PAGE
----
Sounds like solid advice there. Our friends and family may not share our interests or want/like the things we are working on. so for the sake of a KS campaign, its prob a better idea to befriend people who share our interests. in the case of comics, there's loads of people out there who like them.

It is a great shame that even our close friends might not back us. But try not to let it ruin friendships. I'm taking note of those people who were supportive, those who backed, those who did both and those who did neither. and it may influence how i treat them when they need similar help. but we'll see. The key is, get to know people whose interests align more with yours.

And you know what. A week ago when i was 0% funded, i felt kinda desperate to tell friends and really needed their help. Now we're 220% funded after a week and now some of them are actually coming to me to ask for advice. Makes me think how much better it is to come to them with your project from a position of power rather than desperation. You can be a lot more casual about things and maybe thatll make people more inclined to check it out. Good luck! :)
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by AaronGR » Fri Feb 16, 2018 8:59 pm

zelphacomics wrote:Hello Everyone,

I launched my first Kickstarter campaign recently to begin my childhood dream of publishing comic books. My friends, family and co-workers have always been aware of how passionate I am about all things comic books. Before my campaign started, I informed my ‘social circle’ about my intention to begin a crowdfunding campaign and for the most part, the responses from the people I knew were positive and supportive. “This is my passion and dream,” I thought. “With a large family, friends I’ve known for decades and close co-workers, I will have this campaign funded in a couple days!”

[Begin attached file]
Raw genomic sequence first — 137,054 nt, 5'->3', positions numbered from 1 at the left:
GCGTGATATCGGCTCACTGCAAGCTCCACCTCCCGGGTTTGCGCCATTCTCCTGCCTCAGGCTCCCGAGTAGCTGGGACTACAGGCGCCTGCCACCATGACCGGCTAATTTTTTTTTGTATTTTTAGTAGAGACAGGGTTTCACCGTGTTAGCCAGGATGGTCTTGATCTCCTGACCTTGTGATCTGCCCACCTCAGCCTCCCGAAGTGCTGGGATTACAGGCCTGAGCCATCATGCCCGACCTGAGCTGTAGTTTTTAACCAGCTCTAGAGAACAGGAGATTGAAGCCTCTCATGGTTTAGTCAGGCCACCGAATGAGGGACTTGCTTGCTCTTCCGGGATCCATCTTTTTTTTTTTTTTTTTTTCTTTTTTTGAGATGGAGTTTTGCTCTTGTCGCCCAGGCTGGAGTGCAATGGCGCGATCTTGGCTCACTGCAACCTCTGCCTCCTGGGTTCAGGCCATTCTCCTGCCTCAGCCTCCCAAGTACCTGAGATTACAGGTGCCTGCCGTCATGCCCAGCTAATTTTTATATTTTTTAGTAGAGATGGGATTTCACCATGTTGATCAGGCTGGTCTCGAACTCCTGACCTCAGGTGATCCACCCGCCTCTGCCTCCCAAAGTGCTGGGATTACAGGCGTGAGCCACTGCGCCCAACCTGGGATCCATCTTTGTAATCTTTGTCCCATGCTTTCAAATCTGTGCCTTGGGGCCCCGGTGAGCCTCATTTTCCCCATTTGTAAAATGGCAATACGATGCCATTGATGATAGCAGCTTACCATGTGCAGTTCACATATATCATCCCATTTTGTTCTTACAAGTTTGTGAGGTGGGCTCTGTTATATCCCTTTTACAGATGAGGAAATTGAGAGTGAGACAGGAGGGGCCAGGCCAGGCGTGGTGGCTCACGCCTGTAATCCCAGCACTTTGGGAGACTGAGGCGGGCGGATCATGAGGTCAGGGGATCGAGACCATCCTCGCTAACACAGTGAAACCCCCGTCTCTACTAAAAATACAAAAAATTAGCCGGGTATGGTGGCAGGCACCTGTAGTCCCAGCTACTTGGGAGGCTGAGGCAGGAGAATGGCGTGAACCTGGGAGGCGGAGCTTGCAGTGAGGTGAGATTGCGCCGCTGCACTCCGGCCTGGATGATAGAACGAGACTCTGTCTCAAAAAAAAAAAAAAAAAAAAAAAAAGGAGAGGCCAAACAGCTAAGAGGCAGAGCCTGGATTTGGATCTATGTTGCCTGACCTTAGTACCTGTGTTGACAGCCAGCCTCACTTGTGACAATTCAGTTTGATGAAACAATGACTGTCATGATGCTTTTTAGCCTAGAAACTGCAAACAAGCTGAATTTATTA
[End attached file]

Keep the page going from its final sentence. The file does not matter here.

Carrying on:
So I launched my first Kickstarter campaign for my comic book graphic novel Paper Rock Scissors N’ Stuff Wars. I wanted to create an original comic about the famous hand game Rock-Paper-Scissors brought to life as an actual intergalactic war! The campaign can be seen at: https://goo.gl/o43tSb

With 15 days to go, the campaign is 91% funded and I’m confident it will succeed and surpass the goal. I have been to three comic book conventions while the campaign is running and that seems to be paying off. However, since starting the campaign, the reality of what role my social circle would play became clear. Crowdfunding really teaches you a lot about the people you think would help you. Here is what I came to realize:

1) Family and Friends are not as supportive as they say

As explained by every person who has succeeded or failed at crowdfunding, your first target is always your social circle of family, friends, acquaintances and co-workers. People you know personally and will donate simply because they want to see you succeed. To my surprise, I discovered many of the people I know in each circle – people I have known for years and decades – have not only ignored my campaign, but have started to act weird around me. As one business acquaintance recently told me, “The need or request for money always changes a relationship’s dynamic.”